Synopses & Reviews
“A glorious example of romance in its most classic literary sense: exhilarating, exuberant, and rich with the jeweled tones of England in the 1300s.” —Austin Chronicle
Katherine is an epic novel of a love affair that changed history—that of Katherine Swynford and John of Gaunt, Duke of Lancaster, the ancestors of most of the British royal family. Set in the vibrant fourteenth century of Chaucer and the Black Death, the story features knights fighting in battle, serfs struggling in poverty, and the magnificent Plantagenets—Edward III, the Black Prince, and Richard II—who rule despotically over a court rotten with intrigue. Within this era of danger and romance, John of Gaunt, the king’s son, falls passionately in love with the already-married Katherine. Their affair persists through decades of war, adultery, murder, loneliness, and redemption. Anya Seton's vivid rendering of the lives of the Duke and Duchess of Lancaster makes Katherine an unmistakable classic.
Acclaimed author Alison Weir brings to life the extraordinary tale of Katherine Swynford, a royal mistress who became one of the most crucial figures in the history of Great Britain. Born in the mid-fourteenth century, Katherine de Roët was only twelve when she married Hugh Swynford, an impoverished knight. But her story had truly begun two years earlier, when she was appointed governess to the household of John of Gaunt, Duke of Lancaster and fourth son of King Edward III. Widowed at twenty-one, Katherine became John's mistress and then, after many twists of fortune, his bride in a scandalous marriage. Mistress of the Monarchy reveals a woman ahead of her time—making her own choices, flouting convention, and taking control of her own destiny. Indeed, without Katherine Swynford, the course of English history, perhaps even the world, would have been very different.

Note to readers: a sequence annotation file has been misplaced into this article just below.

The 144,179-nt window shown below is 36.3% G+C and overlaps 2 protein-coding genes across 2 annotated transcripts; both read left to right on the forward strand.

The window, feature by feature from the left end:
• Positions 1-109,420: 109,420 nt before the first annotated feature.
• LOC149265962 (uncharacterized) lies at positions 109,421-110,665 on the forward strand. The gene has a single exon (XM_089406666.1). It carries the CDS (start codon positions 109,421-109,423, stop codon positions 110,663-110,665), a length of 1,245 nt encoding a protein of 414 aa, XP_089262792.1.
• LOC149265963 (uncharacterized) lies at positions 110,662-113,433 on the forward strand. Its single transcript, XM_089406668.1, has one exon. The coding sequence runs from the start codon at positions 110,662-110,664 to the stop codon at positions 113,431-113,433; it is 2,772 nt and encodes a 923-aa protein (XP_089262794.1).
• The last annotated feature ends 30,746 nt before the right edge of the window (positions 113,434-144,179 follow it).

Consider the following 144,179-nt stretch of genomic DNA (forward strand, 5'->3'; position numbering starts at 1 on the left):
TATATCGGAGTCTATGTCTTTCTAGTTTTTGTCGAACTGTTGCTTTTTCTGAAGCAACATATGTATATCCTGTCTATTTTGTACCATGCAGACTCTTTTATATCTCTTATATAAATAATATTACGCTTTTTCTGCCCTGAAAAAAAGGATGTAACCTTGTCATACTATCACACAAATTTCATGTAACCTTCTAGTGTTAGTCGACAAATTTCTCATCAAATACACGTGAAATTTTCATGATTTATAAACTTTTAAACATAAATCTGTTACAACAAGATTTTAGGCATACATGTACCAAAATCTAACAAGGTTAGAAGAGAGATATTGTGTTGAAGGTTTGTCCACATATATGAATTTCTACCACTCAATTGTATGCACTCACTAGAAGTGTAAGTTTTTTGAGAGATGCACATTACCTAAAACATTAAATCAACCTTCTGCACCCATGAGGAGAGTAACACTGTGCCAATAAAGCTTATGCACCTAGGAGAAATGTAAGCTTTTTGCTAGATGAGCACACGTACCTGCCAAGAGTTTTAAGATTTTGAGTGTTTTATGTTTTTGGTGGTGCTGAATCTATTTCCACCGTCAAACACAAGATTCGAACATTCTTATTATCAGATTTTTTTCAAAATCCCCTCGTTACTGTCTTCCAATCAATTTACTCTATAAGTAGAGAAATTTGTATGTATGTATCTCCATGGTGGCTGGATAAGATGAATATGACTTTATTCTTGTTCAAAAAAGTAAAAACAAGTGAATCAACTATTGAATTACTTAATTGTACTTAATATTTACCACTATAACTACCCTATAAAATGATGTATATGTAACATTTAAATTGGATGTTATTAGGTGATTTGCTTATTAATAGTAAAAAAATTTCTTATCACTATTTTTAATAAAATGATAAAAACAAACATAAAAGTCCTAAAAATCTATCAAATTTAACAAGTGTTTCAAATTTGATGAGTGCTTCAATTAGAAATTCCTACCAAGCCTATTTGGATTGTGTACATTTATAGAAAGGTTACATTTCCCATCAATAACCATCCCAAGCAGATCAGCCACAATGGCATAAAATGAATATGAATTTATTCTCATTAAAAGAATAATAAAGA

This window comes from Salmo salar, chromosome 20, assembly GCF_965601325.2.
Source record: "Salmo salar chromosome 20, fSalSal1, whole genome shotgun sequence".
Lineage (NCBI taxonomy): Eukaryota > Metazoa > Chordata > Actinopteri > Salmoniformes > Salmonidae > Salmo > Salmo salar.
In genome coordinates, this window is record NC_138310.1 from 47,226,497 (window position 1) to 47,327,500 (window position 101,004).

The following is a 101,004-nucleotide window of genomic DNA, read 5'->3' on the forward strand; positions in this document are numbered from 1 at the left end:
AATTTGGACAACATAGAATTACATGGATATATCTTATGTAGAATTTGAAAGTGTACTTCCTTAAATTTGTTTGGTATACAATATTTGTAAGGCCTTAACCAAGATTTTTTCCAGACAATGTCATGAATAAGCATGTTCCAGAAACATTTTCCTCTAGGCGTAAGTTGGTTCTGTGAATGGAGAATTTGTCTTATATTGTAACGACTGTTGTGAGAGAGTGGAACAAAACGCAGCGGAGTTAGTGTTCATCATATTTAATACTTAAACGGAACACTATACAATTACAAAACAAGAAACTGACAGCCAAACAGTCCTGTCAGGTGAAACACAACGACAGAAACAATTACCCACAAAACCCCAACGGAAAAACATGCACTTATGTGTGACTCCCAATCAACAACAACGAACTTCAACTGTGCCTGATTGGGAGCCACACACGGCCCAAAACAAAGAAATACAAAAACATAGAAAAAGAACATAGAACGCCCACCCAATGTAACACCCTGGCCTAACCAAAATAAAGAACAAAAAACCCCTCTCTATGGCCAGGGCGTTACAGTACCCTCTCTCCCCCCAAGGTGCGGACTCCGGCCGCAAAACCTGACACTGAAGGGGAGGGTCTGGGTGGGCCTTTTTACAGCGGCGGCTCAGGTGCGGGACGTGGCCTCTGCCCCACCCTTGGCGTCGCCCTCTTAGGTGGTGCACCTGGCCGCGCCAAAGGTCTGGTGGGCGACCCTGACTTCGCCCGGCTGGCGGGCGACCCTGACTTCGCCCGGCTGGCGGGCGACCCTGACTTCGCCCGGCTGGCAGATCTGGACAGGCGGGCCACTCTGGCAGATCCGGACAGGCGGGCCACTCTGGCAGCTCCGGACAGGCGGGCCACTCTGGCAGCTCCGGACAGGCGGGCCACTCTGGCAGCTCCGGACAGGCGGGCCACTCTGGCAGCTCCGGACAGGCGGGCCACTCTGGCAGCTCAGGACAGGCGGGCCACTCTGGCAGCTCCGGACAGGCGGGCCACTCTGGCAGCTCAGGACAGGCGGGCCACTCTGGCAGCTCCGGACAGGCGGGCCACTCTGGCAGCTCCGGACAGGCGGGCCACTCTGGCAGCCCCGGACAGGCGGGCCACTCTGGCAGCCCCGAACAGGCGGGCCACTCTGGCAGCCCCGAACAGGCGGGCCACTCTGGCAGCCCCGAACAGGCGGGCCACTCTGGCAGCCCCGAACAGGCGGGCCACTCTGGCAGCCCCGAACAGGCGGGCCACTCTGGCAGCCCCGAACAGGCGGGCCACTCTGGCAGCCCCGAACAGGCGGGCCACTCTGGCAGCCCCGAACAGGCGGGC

Acclaimed author Weir brings to life the extraordinary tale of Katherine Swynford, a 15th-century royal mistress who became one of the most crucial figures in the history of Great Britain.
“An inspiration and the benchmark by which I judge historical novels.” - Alison Weir Katherine is an epic novel of the love affair that changed history—that of Katherine Swynford and John of Gaunt, Duke of Lancaster, the ancestors of most of the British royal family.
About the Author
Alison Weir is the New York Times bestselling author of the novels Innocent Traitor and The Lady Elizabeth and several historical biographies, including Mistress of the Monarchy, Queen Isabella, Henry VIII, Eleanor of Aquitaine, The Life of Elizabeth I, and The Six Wives of Henry VIII. She lives in Surrey, England with her husband and two children.
Reading Group Guide
1. What are the challenges facing an author who undertakes a biography of a medieval woman such as Katherine Swynford?
2. Having read the book, what impressions have you been able to form of Katherine as a person? Has the author succeeded in bringing her to life?
3. Did Katherine deserve her bad reputation? Why did her contemporaries censure her? Did they all censure her for the same reasons? How is it that we can take a kinder view of her today? Do you think that Anya Seton’s sympathetic portrayal in her bestselling novel Katherine has something to do with this?
4. Why is Katherine now finding favor with feminist scholars? How far did she take control of her own destiny and make her own choices?
5. “This is a love story.” What evidence is there in this book to support that claim? Do you think that the author has been influenced in any way by Anya Seton’s romantic portrayal?
6. The story of John of Gaunt and Katherine Swynford has often been compared to the relationship between Prince Charles and Camilla Parker- Bowles. What parallels can be drawn?
7. Has the author made a convincing case for John’s affair with Katherine beginning in the spring of 1372? Some writers have concluded that his renunciation of her in 1381, after the Peasants’ Revolt, was purely a smokescreen. Would you agree with the author’s assertion that their parting was genuine, and that they only resumed their affair after John’s return to England in 1389?
8. Is the evidence for John of Gaunt suffering from a venereal disease in his closing years convincing? Could any other construction be put upon this evidence?
9. In the 1950s, Hollywood was going to film Katherine with Charlton Heston as John of Gaunt and Susan Hayward as Katherine Swynford. If Katherine’s story were to be filmed today, which actors would you like to see in the leading roles?
10. Why is Katherine Swynford considered a controversial character? Why is it that no one thought to write a biography of her until recently?